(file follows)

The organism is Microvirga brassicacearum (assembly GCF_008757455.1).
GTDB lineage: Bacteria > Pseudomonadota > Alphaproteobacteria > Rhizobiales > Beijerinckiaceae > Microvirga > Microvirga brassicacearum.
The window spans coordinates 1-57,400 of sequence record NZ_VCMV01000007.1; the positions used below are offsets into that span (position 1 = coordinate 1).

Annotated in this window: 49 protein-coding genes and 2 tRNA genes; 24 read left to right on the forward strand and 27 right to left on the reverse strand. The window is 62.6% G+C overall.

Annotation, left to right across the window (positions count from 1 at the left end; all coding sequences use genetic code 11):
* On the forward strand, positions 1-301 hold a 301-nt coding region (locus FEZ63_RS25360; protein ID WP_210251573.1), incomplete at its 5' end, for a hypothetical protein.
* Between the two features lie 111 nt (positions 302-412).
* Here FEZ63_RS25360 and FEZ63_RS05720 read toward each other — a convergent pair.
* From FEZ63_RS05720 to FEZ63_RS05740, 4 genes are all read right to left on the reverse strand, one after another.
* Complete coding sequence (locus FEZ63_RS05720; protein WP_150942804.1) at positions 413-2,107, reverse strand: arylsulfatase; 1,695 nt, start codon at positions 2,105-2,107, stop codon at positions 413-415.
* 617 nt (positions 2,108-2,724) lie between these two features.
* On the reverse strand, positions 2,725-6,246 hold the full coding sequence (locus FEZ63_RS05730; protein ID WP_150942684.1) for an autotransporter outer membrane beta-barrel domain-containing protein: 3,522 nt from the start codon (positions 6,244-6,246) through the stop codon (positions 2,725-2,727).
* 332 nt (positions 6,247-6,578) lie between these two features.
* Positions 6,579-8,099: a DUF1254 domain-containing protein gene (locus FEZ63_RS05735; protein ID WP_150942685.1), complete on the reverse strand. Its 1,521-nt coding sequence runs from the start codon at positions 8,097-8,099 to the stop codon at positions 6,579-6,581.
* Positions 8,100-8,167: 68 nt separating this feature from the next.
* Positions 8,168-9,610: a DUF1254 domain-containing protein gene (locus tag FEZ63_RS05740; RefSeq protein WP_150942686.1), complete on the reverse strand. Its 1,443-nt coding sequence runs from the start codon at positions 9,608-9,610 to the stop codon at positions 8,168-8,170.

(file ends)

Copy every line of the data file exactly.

The organism is Microvirga brassicacearum (assembly GCF_008757455.1).
GTDB lineage: Bacteria > Pseudomonadota > Alphaproteobacteria > Rhizobiales > Beijerinckiaceae > Microvirga > Microvirga brassicacearum.
The window spans coordinates 1-57,400 of sequence record NZ_VCMV01000007.1; the positions used below are offsets into that span (position 1 = coordinate 1).

Annotated in this window: 49 protein-coding genes and 2 tRNA genes; 24 read left to right on the forward strand and 27 right to left on the reverse strand. The window is 62.6% G+C overall.

Annotation, left to right across the window (positions count from 1 at the left end; all coding sequences use genetic code 11):
* On the forward strand, positions 1-301 hold a 301-nt coding region (locus FEZ63_RS25360; protein ID WP_210251573.1), incomplete at its 5' end, for a hypothetical protein.
* Between the two features lie 111 nt (positions 302-412).
* Here FEZ63_RS25360 and FEZ63_RS05720 read toward each other — a convergent pair.
* From FEZ63_RS05720 to FEZ63_RS05740, 4 genes are all read right to left on the reverse strand, one after another.
* Complete coding sequence (locus FEZ63_RS05720; protein WP_150942804.1) at positions 413-2,107, reverse strand: arylsulfatase; 1,695 nt, start codon at positions 2,105-2,107, stop codon at positions 413-415.
* 617 nt (positions 2,108-2,724) lie between these two features.
* On the reverse strand, positions 2,725-6,246 hold the full coding sequence (locus FEZ63_RS05730; protein ID WP_150942684.1) for an autotransporter outer membrane beta-barrel domain-containing protein: 3,522 nt from the start codon (positions 6,244-6,246) through the stop codon (positions 2,725-2,727).
* 332 nt (positions 6,247-6,578) lie between these two features.
* Positions 6,579-8,099: a DUF1254 domain-containing protein gene (locus FEZ63_RS05735; protein ID WP_150942685.1), complete on the reverse strand. Its 1,521-nt coding sequence runs from the start codon at positions 8,097-8,099 to the stop codon at positions 6,579-6,581.
* Positions 8,100-8,167: 68 nt separating this feature from the next.
* Positions 8,168-9,610: a DUF1254 domain-containing protein gene (locus tag FEZ63_RS05740; RefSeq protein WP_150942686.1), complete on the reverse strand. Its 1,443-nt coding sequence runs from the start codon at positions 9,608-9,610 to the stop codon at positions 8,168-8,170.